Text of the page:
The study was published in February in the FASEB (Federation of American Societies for Experimental Biology) Journal.[1] As I noted earlier, experimental biology is important because there are studies that can be done more quickly and inexpensively (and often only) in animals rather than humans. And FASEB bands together relatively smaller, neglected fields of science and publishes their findings—which helps gain attention and public support for these types of studies.

(Full disclosure: I had a series of interviews for the FASEB executive director position about 12 years ago. One of the aspects of the job that interested me was that FASEB encompasses many different kinds of scientific research in experimental biology. But I decided it was another bureaucracy in which politics weigh more heavily than science. So I kept up my independent consulting medical practice and my writing, which eventually led to Insiders’ Cures.)

Back to the study, which revealed the life-prolonging properties of prunetin, a type of flavonoid found in plants—particularly lima beans, but also in other legumes and prunes.

Previous studies have detailed prunetin’s anti-inflammatory properties. But this study was designed to go much further. Researchers wanted to determine whether prunetin can also affect lifespan, locomotion, body composition, metabolism, and gut health. What they discovered is impressive.

The researchers found that male fruit flies that consumed prunetin lived an average of three days longer than their counterparts that didn’t receive prunetin. That’s quite amazing when you consider the average lifespan of the fruit fly species the researchers studied is 30 days.

In essence, the prunetin fruit flies lived about 10% longer. Translated into human terms, that means prunetin could potentially increase a 70-year-old man’s lifespan by seven extra years.

So how does prunetin do this? Well, the researchers found that the flies given prunetin had elevated activation of AMPK, an enzyme that helps cells (in both fruit flies and humans) produce energy. They believe the extra AMPK boosted the flies’ fitness levels and improved their body composition.

Researchers found that the male fruit flies that consumed prunetin were able to climb up a test tube a whopping 54% faster than flies not given prunetin. And the prunetin flies had an impressive 36% reduction in glucose levels.

Interestingly, the researchers noted that the female fruit flies given prunetin didn’t have the same longevity results as the males. They think that may be because female fruit flies already live longer than males, so prunetin may actually help the males catch up with the females.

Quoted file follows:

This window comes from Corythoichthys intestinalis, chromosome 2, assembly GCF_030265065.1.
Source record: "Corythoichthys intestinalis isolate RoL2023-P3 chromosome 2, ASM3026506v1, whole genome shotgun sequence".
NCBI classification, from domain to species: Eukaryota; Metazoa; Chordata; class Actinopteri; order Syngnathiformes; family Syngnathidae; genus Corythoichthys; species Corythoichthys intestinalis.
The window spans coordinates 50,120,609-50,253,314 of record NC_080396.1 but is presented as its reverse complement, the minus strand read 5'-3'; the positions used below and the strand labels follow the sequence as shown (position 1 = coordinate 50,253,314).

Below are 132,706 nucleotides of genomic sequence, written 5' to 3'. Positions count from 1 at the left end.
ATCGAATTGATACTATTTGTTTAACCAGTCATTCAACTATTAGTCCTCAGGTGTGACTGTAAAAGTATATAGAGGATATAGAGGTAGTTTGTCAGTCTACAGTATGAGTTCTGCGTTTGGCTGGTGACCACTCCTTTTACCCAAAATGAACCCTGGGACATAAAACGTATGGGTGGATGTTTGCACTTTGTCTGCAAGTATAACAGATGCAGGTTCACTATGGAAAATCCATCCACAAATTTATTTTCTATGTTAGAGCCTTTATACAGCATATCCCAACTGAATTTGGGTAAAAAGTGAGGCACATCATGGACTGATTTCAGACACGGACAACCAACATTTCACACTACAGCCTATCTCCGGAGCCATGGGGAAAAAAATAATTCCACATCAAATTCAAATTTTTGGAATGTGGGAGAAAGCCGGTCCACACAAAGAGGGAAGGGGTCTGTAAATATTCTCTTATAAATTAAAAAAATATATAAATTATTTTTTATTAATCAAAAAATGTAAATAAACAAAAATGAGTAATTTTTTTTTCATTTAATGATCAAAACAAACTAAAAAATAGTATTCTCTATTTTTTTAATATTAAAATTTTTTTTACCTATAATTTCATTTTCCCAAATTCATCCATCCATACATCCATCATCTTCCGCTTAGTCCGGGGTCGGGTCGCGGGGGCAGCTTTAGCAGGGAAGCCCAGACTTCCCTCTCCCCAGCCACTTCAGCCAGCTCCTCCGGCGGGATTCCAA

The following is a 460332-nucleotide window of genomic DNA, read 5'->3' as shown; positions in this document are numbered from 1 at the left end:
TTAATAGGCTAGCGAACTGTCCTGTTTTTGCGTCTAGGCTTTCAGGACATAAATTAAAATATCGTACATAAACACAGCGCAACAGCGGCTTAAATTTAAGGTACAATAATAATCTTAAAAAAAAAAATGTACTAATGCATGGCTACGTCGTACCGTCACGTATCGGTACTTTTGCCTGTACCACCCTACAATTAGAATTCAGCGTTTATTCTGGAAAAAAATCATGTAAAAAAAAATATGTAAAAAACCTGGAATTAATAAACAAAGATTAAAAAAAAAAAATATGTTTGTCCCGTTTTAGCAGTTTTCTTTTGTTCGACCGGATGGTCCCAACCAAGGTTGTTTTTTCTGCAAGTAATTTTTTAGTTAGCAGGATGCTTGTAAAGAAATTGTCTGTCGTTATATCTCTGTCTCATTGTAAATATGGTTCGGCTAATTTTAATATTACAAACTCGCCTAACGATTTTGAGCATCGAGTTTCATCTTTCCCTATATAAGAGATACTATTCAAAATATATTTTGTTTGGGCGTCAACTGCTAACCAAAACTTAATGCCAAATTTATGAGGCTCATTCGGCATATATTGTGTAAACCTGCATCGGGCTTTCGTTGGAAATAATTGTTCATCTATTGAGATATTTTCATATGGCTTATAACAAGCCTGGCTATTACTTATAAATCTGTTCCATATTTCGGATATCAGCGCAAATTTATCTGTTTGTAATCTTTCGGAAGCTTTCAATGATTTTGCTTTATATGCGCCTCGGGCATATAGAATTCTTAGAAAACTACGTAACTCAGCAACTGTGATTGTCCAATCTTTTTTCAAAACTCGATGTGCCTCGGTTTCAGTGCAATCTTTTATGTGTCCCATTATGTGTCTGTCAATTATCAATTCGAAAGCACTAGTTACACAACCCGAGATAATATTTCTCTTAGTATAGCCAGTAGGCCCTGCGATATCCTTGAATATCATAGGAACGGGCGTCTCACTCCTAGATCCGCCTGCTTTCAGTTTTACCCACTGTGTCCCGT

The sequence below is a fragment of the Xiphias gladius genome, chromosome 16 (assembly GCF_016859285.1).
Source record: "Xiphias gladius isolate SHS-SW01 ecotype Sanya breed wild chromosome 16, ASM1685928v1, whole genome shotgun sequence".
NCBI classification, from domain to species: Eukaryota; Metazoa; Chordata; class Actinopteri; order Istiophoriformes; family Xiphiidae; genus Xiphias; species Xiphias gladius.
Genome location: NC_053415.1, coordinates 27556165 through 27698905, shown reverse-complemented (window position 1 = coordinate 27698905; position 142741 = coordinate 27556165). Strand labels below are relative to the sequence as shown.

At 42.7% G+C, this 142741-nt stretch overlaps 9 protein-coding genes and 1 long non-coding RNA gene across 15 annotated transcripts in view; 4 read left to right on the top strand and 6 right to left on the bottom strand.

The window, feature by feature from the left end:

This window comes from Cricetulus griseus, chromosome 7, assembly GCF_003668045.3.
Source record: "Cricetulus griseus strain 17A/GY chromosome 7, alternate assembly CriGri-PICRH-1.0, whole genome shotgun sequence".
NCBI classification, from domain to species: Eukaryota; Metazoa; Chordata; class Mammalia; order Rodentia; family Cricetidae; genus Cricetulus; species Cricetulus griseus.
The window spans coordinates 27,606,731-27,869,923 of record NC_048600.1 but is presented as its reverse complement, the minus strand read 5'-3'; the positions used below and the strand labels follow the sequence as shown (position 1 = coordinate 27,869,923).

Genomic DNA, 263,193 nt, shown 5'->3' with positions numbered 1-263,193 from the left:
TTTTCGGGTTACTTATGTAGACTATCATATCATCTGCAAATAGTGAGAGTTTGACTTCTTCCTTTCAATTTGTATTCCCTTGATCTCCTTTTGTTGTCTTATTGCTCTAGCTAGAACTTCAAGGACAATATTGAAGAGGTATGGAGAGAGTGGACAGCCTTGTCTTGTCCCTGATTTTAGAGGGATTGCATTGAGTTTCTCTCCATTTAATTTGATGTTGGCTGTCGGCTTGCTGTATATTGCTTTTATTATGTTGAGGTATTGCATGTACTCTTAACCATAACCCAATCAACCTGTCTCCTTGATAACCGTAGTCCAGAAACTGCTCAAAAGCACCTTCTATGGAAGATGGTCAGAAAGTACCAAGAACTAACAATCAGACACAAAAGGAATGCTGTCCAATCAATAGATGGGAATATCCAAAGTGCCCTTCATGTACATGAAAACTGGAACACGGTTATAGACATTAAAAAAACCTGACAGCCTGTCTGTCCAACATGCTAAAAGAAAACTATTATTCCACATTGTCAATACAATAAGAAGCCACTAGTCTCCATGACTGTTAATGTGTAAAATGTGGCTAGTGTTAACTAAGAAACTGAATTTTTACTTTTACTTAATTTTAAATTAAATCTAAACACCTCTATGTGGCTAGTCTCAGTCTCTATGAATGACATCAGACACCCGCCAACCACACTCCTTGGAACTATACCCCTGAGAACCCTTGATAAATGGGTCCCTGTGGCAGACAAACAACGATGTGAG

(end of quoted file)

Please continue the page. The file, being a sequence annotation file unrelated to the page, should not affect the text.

The many reasons you should eat legumes and prunes

The editor of the FASEB Journal said, “This research shows the connection between diet and health is important for all living animals, no matter how complex or simple they are.” He concluded: “It certainly doesn’t hurt to add lima beans to more men’s diets.”

I would have said the same thing had I taken the job at FASEB. I also agree with the editor’s qualification that “there is a lot of work that must be done before we would know if [prunetin] will be useful in humans.” Which means, of course, that we need to keep the funding for experimental biology coming.

After all, previous studies have already shown us that lima beans and other legumes have plenty of lifesaving components.

Researchers have found that legumes are typically higher in protein than other plants (since they host nitrogen-fixing bacteria in their root nodules). And other studies show a link between lima beans and prostate health.

Legumes are also rich in biologically active plant alkaloids, flavonoids, and isoflavones—which have health benefits at the cellular level.

In fact, my favorite plant source for cellular hydration—aspal—comes from the South African legume that has been commonly known as rooibos or red bush.

There is, however, an important thing to keep in mind when it comes to choosing legumes. Soy is a legume, but it’s also a common allergen. And, as I have warned before, almost all soy grown in the U.S. is genetically modified. You can avoid this by only choosing organic soy.

Along with legumes, prunes—or the more appetizing-sounding “dried plums”—are also packed with prunetin. Additionally, prunes are a very good source of vitamin C. And, of course, they’re a well-known remedy for constipation and improved gut health.

The bottom line is that it’s vital to increase the amount of research on plant compounds. That’s because we typically find that if a plant compound is good for one aspect of your health, it’s also good for other aspects of your health.

After all, that’s the way Nature works. But sadly, most doctors don’t know beans about that.


“The phytoestrogen prunetin affects body composition and improves fitness and lifespan in male Drosophila melanogaster.”  The FASEB Journal 2016; 30(2): 948-958